Rabbi Label Lam
At Any Given Moment
The question always percolates in the back of our minds, even if it is not
openly expressed, whenever we attempt to live by the Torah's precepts and
then our desires are thwarted by a "Torah prohibition". "What's so wrong?
Why not!?" There is no answer, because there is no question. The assumption
of the query has a false premise.
To understand the fundamental flaw implied in the questioner's paradigm, we
must be prepared to revisit the experience of all experiences, the event of
all events, "The Giving of The Torah!"
There is an illusion that we tend to live with unless consciously
confronted. Imagine, if you please, a young person knocking on the door of
a large mansion. After getting no answer he tries the door handle. It
yields easily to his overture as if inviting him to enter.
He explores, cautiously at first, and finding nobody there he becomes more
and more emboldened. After a short while he has adapted himself quite
comfortably to his new environs and has "made himself at home."
After a period of time a gentle knock comes to the door. Busy with his
entertainment center, he ignores the ever-growing intensity and urgency of
the banging, choosing to turn the music louder and louder instead.
In a moment of anger and frustration he looks out the peephole to see who's
being so awfully bothersome. All that can be seen is a knee. When he opens
the door to examine the phenomena more closely, there stands a man seven
feet tall who declares with a stern voice, "I am the owner of the house!"
In one moment, the youth is outside the threshold of the door and the owner
comfortably within. The young man is invited in. He takes one careful step
forward. He only eats whatever is offered. He says please and thank you as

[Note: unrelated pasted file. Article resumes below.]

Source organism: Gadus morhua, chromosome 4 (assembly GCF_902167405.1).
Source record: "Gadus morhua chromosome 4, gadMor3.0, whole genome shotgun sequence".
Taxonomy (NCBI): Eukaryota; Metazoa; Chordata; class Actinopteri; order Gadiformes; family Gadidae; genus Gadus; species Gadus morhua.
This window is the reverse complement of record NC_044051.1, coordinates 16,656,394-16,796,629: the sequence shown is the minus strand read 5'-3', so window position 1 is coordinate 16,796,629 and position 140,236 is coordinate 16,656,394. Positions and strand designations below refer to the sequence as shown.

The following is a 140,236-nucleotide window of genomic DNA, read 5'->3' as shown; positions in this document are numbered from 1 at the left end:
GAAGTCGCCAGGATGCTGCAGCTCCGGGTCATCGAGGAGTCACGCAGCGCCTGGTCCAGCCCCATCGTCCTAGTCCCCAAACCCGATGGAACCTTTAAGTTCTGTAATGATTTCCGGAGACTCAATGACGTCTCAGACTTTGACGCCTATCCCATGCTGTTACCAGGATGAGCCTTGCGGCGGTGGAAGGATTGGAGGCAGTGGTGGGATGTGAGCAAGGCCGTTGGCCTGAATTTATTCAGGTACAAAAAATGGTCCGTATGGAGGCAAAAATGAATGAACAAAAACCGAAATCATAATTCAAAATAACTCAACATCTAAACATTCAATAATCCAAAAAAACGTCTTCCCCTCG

he eases back into the residence he had once wrongly assumed was his.
He receives whatever he needs but never loses a healthy respect for the
real owner and remains continuously in a posture of humility and gratitude
for each generous allowance.
I remember experiencing a similar "paradigm shift" twenty something years
ago at my first real Shabbos experience. I don't know if it was the super
sublimity of the Shabbos or the way the Rabbi spoke or my readiness to hear
what he had to say or the combination of the all three. He told us, "You
intellectuals, you thinkers, G-d is not in your world, you are in G-d's world!"
My universe turned upside down in one moment. I realized the arrogance of
the position I had maintained for so many years. If it is His world then it
is not up to The A-lmighty to prove Himself to me, but for me to prove
myself to The A-lmighty. Time is not on our side!
When the entire Nation of Israel stood at Mount Sinai 3314 years ago and
heard the pronouncement, "I am Hashem...", a world that that one might be
induced into thinking was empty and meaningless became filled with His
presence. Any self-respecting parent does not feel compelled to answer the
question, "Why not?" when a child's request is denied. The parent predates
the existence of the child. It's pure foolishness for a creature so
vulnerable and new on the planet to act so presumptuously in the face of
"his maker". Nothing is owed!
It's not that we have this "life thing" going on here and then comes
"religion", "the rabbis", or "the parental units" with all their rules
trying to spoil the fun. Nothing at all is ours! As the Mishnah in Avos
says, "Give to Him what's yours, because you and what is yours are His!"
With that simple adjustment one has lost nothing except a little
existential anxiety. So having happened once in history on a grand scale
already, the mindset is still there in a flash of inspired humility at any
Good Shabbos, and Good Yom Tov!
Text Copyright © 2002 Rabbi Dovid Green and
Project Genesis, Inc.